The following happened in relation to my Toastmasters meeting. Not that I want to explain the actual event, not right now anyway. I want to discuss the odd aftermath.
The actual event, the primary one, happened a while back. I am keeping it to myself because I feel it should stay within Toastmasters…to be respectful and honor people’s privacy. Then there was a secondary event, possibly related to the first.
I have kept it to myself, mainly because I don’t know how to express it. My initial reaction was to promise myself, “It doesn’t matter. I should just learn from this and move on.” I didn’t really react at first. Now, of course, I know in my heart I didn’t react because I was in a state of utter shock.
When something seemingly comes out of nowhere, was not in any way expected, and also, doesn’t jive with everything else you have known, then to react by feeling numbed out and shocked is to be expected.
For the entire two-hour bus ride home, I tried to process what happened. I tried to tell myself I wasn’t fazed. I knew I had shown no emotion at the meeting and tried to make a happy face to cover just how floored I was.
In Toastmasters we learn to do that. We learn composure, even under pressure. Oddly, I must have done a great acting job because later on I learned that no one even knew.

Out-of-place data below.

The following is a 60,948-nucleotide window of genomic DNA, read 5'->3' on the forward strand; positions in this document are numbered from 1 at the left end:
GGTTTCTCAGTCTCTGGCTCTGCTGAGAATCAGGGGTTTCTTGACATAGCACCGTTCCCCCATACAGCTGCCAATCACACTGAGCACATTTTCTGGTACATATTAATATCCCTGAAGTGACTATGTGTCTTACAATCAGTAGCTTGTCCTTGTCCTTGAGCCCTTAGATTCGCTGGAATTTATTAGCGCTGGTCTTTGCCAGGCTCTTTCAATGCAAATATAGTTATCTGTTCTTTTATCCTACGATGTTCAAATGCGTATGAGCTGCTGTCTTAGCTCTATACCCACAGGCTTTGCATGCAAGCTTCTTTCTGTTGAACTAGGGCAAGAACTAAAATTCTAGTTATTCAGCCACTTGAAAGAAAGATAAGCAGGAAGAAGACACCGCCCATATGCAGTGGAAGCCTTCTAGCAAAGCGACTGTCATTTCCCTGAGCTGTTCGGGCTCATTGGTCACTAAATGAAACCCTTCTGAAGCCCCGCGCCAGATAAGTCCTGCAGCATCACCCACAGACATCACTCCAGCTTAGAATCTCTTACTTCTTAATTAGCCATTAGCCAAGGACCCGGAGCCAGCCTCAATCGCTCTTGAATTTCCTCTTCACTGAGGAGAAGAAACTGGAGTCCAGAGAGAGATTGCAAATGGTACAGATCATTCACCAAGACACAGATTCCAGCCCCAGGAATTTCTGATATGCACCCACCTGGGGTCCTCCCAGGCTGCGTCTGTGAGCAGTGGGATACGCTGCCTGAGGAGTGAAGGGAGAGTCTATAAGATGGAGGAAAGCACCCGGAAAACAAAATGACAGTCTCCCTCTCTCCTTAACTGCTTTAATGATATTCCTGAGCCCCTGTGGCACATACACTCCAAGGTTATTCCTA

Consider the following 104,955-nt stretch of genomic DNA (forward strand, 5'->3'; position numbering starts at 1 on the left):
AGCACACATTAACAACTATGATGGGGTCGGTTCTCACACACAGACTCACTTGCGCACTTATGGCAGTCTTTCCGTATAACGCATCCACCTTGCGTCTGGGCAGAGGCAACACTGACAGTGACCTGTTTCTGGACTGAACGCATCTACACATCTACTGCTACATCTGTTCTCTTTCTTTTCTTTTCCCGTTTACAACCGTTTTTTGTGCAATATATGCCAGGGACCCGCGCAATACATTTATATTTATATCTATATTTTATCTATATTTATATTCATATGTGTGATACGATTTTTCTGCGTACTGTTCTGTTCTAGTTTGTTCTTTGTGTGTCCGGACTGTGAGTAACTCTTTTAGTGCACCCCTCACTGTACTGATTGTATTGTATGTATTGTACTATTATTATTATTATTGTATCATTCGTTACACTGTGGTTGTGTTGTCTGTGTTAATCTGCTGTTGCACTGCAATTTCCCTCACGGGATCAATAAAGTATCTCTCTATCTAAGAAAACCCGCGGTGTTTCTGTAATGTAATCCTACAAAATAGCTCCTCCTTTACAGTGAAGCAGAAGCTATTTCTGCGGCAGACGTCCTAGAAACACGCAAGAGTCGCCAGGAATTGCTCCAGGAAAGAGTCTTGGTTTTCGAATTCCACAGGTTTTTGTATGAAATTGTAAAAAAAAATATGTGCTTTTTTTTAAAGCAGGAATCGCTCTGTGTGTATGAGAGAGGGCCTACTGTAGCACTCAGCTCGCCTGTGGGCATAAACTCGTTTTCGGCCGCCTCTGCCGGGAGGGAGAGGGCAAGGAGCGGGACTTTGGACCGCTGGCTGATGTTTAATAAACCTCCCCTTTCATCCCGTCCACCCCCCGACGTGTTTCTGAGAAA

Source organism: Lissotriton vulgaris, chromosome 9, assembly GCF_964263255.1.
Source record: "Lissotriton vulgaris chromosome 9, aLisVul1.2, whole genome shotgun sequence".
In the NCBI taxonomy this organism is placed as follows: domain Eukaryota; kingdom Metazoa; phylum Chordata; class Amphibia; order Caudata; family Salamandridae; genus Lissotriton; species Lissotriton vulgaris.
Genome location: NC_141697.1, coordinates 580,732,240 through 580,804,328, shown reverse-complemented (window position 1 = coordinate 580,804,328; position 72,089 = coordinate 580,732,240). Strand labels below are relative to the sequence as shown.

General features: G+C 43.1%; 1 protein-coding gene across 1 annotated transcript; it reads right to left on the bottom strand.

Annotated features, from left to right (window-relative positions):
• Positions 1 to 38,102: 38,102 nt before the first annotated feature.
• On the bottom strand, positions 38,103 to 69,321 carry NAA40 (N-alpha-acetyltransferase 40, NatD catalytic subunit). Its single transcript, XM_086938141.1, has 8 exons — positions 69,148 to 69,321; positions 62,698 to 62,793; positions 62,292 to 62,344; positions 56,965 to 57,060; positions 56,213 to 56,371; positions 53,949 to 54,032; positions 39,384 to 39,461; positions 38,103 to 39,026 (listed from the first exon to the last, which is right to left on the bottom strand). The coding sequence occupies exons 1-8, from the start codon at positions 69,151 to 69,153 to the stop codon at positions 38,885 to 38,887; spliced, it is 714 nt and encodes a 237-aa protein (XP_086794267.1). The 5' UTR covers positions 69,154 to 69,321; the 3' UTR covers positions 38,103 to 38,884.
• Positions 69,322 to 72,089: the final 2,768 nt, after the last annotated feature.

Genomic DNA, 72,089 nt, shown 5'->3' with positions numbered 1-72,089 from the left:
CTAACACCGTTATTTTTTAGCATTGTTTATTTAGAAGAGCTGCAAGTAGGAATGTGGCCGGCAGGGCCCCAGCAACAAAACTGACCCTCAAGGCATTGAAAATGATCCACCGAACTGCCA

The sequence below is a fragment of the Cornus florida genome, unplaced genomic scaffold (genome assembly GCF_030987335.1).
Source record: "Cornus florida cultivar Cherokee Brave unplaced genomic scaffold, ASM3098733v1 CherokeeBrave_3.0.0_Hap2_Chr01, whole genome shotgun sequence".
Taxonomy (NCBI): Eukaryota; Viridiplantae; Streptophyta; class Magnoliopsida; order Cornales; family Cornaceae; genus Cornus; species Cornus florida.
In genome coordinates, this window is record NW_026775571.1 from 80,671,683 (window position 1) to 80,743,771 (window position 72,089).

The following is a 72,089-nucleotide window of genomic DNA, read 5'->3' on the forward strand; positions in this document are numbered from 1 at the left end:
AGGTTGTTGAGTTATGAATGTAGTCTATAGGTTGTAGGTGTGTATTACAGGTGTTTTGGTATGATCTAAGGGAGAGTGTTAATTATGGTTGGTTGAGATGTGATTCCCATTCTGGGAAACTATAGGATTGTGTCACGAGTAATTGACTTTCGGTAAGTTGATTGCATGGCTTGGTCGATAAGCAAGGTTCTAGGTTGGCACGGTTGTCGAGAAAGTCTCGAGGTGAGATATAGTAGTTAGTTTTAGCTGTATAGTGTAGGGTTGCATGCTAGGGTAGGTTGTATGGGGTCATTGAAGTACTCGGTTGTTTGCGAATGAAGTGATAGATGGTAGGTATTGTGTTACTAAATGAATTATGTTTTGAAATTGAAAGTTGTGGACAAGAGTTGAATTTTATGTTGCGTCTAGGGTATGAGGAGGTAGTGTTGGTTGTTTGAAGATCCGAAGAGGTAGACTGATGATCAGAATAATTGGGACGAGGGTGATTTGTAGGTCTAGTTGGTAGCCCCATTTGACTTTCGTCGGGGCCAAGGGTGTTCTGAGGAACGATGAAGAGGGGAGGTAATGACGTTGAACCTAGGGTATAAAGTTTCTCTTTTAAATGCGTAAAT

Maybe a week or two later I realized I had feelings about the event. Not anger, but disappointment. Disappointment with my fellow Toastmasters. Disappointed in my club. Not only had they let me down, but no one approached me afterward to say they’d noticed what happened. Or, I told myself, if anyone noticed, no one said anything nor indicated they knew.
I broke the promise, or rather, promises I made to myself. I didn’t want to feel anything and I wanted to just let it go. I realized, though, that there were some feelings there, and I need to acknowledge this. Furthermore, I needed to realize that this little event was far more serious than I had originally assumed. Still, I was determined to continue calling it a “learning experience.”